July 31, 2009

Scientist: Red wine secret uncorked

Scientists in Scotland and Singapore say they have unraveled how red wine's resveratrol controls inflammation.

Strong acute inflammatory diseases such as sepsis are very difficult to treat and many die every day due to lack of treatment, Alirio Melendez of Glasgow Biomedical Research Centre in Scotland says in a statement.

Moreover, many survivors of sepsis develop a very low quality of life due to the damage that inflammation causes to several internal organs.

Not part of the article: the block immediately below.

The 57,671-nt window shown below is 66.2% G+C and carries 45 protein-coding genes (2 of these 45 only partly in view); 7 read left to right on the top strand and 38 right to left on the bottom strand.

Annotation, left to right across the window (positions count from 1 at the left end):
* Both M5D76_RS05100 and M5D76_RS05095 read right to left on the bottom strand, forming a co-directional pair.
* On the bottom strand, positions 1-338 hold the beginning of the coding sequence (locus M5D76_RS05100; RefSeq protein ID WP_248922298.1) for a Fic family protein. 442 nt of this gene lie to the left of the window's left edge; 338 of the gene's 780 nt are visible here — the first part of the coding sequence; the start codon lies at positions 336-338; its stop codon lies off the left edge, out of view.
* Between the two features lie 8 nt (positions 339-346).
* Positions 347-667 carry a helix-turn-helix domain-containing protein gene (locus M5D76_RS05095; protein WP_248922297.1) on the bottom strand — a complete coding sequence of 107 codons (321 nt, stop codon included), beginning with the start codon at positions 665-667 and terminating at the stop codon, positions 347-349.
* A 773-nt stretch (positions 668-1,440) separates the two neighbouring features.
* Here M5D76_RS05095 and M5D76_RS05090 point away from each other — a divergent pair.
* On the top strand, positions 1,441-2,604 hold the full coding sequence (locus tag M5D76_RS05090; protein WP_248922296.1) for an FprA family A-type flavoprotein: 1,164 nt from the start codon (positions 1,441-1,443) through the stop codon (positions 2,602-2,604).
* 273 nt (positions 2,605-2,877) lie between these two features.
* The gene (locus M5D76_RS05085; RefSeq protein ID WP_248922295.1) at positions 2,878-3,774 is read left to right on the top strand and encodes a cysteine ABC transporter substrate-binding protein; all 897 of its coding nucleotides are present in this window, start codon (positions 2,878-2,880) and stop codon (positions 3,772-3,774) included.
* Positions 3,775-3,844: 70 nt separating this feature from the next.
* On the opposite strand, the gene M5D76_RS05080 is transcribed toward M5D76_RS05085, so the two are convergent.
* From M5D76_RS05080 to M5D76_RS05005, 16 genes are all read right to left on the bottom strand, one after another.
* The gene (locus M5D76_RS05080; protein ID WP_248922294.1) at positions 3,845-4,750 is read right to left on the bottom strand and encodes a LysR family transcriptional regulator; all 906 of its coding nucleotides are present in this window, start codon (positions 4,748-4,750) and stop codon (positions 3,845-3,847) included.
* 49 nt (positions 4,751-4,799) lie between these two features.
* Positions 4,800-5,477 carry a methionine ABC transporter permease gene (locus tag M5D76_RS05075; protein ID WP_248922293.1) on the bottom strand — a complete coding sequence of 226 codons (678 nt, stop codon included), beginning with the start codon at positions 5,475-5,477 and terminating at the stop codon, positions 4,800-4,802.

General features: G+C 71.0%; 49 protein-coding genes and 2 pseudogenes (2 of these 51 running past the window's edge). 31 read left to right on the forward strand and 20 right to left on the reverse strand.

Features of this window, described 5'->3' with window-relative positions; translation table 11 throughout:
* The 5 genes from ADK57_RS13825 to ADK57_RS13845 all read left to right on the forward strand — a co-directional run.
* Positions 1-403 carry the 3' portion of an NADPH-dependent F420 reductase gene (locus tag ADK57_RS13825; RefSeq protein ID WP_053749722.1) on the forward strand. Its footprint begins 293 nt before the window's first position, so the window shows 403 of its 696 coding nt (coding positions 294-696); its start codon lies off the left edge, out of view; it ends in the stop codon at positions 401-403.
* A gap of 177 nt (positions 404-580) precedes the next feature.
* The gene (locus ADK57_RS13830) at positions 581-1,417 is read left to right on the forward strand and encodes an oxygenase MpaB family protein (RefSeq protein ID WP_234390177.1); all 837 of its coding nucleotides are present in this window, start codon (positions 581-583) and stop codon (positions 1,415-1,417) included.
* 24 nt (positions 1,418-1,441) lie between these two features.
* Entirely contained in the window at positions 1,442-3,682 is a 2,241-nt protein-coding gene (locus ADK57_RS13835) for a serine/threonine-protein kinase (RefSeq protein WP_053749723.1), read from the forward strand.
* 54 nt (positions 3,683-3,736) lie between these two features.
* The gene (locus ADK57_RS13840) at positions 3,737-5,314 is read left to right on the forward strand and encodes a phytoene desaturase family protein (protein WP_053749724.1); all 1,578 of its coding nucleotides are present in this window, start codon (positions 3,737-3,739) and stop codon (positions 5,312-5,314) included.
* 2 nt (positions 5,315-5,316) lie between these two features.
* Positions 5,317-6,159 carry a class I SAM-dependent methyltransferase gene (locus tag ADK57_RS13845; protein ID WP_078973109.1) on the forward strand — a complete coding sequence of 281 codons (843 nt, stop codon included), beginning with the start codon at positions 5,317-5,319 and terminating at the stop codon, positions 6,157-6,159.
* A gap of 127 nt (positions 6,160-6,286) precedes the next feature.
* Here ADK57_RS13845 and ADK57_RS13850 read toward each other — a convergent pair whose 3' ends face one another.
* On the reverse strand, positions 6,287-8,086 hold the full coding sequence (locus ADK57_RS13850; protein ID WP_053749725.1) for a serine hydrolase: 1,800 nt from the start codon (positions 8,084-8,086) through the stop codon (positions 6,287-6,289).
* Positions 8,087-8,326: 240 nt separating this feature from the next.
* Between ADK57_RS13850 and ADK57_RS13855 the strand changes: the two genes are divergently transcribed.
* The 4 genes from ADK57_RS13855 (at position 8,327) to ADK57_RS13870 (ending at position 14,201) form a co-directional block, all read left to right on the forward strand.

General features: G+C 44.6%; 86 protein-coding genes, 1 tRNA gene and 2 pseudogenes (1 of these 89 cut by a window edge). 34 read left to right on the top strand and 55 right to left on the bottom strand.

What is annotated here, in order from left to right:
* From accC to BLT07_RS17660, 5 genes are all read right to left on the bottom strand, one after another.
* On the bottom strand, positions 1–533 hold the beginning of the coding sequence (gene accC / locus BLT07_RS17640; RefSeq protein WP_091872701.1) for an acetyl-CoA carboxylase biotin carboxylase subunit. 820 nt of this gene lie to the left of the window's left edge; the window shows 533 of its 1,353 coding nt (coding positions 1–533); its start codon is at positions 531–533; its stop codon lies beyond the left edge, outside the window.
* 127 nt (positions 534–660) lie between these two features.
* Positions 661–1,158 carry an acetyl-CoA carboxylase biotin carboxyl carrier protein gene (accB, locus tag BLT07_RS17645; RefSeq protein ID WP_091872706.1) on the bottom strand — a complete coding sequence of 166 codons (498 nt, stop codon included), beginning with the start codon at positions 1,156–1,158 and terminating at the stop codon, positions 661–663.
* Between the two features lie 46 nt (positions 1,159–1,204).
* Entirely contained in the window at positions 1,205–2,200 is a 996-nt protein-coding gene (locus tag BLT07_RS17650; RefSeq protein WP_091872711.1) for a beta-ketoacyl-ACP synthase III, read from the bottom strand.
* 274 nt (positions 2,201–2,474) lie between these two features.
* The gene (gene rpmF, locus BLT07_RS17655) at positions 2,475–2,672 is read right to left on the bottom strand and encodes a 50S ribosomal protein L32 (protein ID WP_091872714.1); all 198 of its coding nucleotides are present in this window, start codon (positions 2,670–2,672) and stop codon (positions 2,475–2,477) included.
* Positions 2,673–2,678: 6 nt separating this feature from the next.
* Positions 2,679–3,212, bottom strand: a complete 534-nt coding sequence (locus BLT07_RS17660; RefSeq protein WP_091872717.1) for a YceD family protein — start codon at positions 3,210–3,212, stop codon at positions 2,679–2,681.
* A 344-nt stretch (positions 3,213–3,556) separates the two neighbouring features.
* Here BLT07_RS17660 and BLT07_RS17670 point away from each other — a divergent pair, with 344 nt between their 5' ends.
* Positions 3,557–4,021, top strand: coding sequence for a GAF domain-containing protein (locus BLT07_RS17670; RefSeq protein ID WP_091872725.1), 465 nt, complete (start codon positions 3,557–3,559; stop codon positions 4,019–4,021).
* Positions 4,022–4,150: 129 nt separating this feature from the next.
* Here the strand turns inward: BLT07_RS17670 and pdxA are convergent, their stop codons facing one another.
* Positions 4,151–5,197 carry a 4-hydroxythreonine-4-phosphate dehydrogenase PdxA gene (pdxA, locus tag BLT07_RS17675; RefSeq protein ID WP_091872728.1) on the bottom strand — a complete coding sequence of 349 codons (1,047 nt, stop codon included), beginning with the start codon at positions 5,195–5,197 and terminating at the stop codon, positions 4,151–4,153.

The researchers administered an inflammatory agent to two groups of mice. One group was pretreated with resveratrol and the other group was not. The mice that were not pretreated with resveratrol experienced a strong inflammatory response, simulating disease in humans while the group pretreated with resveratrol was protected from the inflammation.

The study, published in The Federation of American Societies for Experimental Biology Journal, found that resveratrol used a one-two punch to stop inflammation in the mice by preventing the body from creating two different molecules known to trigger inflammation -- sphingosine kinase and phospholipase D.